Hendrick v. Habbakkala.
Present: Keuneman and Wijeyewardene JJ.
HENDRICK v. HABBAKKALA.
221—D. C. Colombo, 868.
Seizure—Undivided share of property and divided lot as well—Partition actionpending—Final decree entered—Validity of seizure—Action undersection 247 of the Civil Procedure Code.
Plaintiff in execution of a decree against the second defendant seizedon February 24, 1937, an undivided I share of a land as well as a dividedlot of the same land. On May 10, 1937, first defendant claimed the saidproperty by deed dated February 2, 1937, and his claim was upheld.Plaintiff thereupon brought the present 247 action. Prior to February.1937, a partition action had been instituted in respect of that land.Preliminary decree had been entered'and a date fixed for confirmationof the scheme of partition, viz., February 17, 1937, when the scheme wasconfirmed. Final decree was entered and filed on February 25, 1937.
Held, that the final decree having been entered on February 25, 1937,the seizure of an undivided share was not valid, because as a result of thefinal decree the second defendant’s title to an undivided share was extin-guished. Nor was the seizure of the divided lot valid as at the date ofseizure the divided lot had not come into existence.
KEUNEMAN J.—Hendrick v. Habbdkkala.
PPEAL from a judgment of the District Judge of Colombo.
N. E. Weerasooria, K.C. (with him J. R. Jayawardana), for first andsecond defendants, appellants.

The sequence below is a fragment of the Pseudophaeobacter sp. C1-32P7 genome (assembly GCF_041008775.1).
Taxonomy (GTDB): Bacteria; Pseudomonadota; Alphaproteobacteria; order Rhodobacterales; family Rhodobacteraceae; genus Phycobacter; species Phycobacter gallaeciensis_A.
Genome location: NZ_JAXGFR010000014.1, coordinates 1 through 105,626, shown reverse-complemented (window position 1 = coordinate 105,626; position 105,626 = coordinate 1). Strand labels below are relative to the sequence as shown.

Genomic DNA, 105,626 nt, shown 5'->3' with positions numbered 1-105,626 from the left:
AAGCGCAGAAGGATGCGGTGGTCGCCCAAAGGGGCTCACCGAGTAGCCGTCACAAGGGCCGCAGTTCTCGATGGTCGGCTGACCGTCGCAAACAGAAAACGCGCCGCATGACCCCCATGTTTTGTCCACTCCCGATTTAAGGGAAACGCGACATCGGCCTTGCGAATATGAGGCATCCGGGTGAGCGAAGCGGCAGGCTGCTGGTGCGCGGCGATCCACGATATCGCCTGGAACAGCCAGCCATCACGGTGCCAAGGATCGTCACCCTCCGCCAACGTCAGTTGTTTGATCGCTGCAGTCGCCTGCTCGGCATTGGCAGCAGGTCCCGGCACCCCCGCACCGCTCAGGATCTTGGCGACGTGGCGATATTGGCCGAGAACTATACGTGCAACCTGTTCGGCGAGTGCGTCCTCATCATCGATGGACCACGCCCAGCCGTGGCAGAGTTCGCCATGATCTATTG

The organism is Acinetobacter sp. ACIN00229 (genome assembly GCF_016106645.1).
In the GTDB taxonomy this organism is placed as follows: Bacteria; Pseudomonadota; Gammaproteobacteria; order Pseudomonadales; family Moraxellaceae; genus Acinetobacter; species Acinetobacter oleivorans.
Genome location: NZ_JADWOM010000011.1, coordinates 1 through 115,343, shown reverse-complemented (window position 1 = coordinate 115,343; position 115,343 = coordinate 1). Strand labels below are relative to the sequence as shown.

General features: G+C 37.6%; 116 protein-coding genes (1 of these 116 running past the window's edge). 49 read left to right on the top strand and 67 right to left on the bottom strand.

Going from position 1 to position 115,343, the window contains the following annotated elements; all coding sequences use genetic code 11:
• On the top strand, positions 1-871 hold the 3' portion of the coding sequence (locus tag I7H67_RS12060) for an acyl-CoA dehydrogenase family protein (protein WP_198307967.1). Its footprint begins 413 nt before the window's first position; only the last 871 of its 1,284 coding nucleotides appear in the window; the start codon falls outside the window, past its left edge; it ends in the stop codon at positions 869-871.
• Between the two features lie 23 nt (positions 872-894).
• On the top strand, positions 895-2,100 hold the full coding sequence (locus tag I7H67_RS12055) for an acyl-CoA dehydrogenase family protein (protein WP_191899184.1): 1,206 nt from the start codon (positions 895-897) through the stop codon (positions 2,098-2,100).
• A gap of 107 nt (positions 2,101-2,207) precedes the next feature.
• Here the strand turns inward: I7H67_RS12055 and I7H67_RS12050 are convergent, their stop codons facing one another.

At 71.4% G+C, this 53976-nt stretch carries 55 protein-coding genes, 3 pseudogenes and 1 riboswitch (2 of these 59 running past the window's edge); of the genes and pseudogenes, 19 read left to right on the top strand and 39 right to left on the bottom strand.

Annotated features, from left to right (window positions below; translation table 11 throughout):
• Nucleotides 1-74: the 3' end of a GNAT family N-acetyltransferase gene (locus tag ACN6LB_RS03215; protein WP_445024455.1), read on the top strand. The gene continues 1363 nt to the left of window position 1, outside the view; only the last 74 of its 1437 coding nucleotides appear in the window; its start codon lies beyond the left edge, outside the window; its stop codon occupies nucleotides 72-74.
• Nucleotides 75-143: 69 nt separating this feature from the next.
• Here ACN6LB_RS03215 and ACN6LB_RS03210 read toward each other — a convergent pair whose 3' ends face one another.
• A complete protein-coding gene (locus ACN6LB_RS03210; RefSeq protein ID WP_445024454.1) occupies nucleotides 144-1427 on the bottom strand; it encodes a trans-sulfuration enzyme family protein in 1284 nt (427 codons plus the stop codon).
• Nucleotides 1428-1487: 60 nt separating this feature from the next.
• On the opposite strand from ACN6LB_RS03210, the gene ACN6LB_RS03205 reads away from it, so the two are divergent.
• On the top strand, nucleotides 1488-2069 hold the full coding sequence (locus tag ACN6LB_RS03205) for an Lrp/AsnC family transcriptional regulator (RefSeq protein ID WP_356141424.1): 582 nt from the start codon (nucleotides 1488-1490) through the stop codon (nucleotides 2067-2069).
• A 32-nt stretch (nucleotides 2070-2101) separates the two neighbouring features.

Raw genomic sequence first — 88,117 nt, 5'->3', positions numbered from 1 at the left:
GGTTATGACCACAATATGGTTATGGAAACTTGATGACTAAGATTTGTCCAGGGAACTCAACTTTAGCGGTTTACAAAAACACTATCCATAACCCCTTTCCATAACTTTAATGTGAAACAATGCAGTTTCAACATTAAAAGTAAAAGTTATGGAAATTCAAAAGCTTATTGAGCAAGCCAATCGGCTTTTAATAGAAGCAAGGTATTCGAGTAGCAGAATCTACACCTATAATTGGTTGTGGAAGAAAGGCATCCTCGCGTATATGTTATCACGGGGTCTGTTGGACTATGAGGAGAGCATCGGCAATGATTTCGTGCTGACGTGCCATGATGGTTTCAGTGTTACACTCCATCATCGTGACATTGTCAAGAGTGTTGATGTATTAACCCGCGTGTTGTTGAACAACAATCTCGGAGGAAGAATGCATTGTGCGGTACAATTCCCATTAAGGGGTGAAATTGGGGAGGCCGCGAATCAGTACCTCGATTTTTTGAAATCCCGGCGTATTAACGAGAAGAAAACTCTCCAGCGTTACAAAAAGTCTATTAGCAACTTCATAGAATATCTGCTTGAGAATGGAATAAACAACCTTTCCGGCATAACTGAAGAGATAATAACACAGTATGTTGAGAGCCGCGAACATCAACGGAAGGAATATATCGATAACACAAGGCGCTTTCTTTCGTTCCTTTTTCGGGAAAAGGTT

L. A. Rajapakse, for plaintiff, respondent.
Cur. adv. oult.
March 10, 1939. Ketjneman J.—
This is an action under section 247 of the Civil Procedure Code. Thepresent plaintiff has brought action and obtained a decree for moneyin D. C. Colombo, 1,523, against the present second defendant. OnFebruary 24, 1937, the Fiscal seized under the decree the right, title, andinterest of the present second defendant in the following property,to wit: —
An undivided & share of the property called Millagahawatta.
All that divided portion marked letter “ A ” of the property Milla-gahawatta.
On May 10, 1937, the first defendant claimed the said property underdeed P 3, No. 1,213, dated February 2, 1937, and his claim was upheldon June 11, 1937. The plaintiff thereupon instituted the present action.
Long prior to February, 1937, a partition action (D. C. Colombo,18,325) had been instituted in respect of the property Millagahawatta,and was pending in that month. Preliminary decree for partition hadalready been entered, and the date fixed for the consideration of thescheme of partition and the objections thereto. The journal entry ofthat date reads as follows: —
“ 17.2.37 case called, consideration of scheme; proctor for 33, 34
and 36th added defen4fints accept the scheme. Confirm scheme.
Final decree 21.4.37 ”.
Immediately after that appears the following: —
“ Final decree entered and filed ”.
Copy of motion filed with Final Decree.
“ I tender herewith final decree in the above case duly drawn upby me and signature of the Court and move that the same be thereafterfiled of record.
Colombo, February 25, 1937 ”.